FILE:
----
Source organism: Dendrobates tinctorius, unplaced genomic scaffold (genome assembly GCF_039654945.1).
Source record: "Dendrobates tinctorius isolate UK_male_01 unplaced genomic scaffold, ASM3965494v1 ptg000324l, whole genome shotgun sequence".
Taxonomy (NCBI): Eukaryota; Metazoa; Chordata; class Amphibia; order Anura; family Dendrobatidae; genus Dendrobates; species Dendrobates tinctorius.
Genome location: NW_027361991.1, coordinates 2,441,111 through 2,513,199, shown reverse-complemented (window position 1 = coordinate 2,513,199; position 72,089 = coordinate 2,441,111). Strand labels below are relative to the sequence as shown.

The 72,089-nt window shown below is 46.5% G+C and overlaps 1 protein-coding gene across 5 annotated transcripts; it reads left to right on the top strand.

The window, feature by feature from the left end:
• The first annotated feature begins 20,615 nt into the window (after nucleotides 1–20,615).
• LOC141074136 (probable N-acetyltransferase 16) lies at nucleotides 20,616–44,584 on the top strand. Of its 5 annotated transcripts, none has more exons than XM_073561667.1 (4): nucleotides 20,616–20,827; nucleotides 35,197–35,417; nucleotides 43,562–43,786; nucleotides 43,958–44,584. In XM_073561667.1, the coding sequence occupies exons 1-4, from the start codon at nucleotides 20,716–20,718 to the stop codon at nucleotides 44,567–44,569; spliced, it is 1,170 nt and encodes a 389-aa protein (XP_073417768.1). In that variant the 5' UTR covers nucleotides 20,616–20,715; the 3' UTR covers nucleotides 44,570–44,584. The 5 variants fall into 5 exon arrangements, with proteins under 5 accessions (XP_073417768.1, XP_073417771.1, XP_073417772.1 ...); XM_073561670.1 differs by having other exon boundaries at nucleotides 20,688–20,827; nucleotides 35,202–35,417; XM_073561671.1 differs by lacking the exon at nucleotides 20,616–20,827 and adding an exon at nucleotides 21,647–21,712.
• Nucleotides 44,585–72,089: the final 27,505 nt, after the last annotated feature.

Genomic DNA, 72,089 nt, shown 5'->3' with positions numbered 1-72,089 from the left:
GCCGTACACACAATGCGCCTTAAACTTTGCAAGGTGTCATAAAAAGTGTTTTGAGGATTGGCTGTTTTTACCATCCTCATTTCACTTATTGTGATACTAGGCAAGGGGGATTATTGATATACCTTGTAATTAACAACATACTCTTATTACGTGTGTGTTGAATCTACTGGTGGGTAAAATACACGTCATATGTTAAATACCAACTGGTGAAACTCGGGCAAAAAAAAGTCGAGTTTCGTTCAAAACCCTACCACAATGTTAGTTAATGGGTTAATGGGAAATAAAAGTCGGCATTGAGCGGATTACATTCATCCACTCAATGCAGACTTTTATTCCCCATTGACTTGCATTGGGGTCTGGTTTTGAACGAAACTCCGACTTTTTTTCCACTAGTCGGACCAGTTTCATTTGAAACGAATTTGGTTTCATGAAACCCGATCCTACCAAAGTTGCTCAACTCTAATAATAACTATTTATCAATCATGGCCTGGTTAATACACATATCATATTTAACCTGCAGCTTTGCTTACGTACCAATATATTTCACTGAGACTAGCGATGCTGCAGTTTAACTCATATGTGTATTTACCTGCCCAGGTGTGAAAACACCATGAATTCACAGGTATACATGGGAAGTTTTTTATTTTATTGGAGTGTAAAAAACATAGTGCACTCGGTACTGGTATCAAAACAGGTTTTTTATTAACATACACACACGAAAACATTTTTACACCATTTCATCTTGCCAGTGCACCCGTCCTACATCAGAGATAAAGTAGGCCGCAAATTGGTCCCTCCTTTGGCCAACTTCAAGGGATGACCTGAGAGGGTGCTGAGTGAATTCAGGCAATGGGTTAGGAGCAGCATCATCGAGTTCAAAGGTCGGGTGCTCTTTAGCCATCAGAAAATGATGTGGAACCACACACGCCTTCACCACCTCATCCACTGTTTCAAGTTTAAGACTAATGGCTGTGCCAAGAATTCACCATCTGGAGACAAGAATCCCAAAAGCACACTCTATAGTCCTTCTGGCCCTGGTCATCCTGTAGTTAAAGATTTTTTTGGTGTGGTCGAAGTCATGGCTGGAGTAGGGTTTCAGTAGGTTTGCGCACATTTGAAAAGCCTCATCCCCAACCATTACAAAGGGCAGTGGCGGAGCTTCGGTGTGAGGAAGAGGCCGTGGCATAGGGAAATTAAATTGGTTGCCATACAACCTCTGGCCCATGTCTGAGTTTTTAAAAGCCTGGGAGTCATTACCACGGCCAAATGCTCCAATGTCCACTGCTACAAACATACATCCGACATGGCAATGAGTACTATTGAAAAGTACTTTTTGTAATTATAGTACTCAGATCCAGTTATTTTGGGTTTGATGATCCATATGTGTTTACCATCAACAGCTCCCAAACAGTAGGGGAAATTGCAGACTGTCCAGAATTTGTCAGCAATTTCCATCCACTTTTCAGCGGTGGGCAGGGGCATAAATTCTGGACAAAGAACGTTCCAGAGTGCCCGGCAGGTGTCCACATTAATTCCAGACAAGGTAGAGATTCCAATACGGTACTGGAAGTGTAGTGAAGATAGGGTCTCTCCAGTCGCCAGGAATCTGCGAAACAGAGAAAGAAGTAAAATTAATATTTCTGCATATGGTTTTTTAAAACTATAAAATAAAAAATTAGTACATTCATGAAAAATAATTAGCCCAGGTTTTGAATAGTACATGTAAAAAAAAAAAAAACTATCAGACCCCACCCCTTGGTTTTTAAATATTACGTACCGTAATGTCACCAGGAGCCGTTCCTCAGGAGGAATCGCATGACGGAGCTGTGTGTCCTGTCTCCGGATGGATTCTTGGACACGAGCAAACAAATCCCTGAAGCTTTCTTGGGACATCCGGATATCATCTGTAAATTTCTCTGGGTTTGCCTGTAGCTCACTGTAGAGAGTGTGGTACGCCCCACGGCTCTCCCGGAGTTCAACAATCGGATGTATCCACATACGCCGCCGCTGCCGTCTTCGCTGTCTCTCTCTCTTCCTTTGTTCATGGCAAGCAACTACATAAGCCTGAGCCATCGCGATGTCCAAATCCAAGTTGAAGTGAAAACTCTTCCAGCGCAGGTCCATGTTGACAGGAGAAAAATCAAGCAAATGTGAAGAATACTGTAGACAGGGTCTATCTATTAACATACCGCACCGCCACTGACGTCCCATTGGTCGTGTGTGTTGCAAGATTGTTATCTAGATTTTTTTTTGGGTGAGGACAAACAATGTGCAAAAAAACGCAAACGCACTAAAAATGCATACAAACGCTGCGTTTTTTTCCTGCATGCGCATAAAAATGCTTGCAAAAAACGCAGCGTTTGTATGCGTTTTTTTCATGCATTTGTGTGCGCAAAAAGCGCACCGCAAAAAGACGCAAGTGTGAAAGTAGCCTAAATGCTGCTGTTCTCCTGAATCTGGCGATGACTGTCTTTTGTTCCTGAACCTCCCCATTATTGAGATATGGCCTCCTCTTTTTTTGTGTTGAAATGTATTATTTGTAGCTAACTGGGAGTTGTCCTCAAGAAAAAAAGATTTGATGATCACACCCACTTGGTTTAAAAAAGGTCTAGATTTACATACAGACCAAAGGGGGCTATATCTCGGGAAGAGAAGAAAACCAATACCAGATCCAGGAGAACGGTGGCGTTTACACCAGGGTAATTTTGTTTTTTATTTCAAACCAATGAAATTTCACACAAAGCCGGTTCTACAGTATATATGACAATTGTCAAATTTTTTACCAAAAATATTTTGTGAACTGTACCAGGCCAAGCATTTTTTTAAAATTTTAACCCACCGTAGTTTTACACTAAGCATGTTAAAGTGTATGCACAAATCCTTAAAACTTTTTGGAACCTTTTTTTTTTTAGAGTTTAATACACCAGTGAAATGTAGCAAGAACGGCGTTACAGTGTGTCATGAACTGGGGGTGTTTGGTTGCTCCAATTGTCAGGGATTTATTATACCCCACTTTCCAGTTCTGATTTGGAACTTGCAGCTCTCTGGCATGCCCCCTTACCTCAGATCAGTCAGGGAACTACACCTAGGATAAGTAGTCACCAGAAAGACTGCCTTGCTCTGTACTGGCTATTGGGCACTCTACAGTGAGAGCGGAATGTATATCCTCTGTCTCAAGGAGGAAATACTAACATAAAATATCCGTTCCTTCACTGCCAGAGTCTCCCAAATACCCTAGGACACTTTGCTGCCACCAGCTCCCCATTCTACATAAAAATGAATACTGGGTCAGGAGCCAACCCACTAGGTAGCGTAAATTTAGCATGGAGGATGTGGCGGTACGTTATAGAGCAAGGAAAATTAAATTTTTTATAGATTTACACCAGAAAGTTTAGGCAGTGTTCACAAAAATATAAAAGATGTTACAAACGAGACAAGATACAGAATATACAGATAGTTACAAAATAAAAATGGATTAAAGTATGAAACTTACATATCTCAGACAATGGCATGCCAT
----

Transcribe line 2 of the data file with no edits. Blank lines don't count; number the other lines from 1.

Source record: "Dendrobates tinctorius isolate UK_male_01 unplaced genomic scaffold, ASM3965494v1 ptg000324l, whole genome shotgun sequence".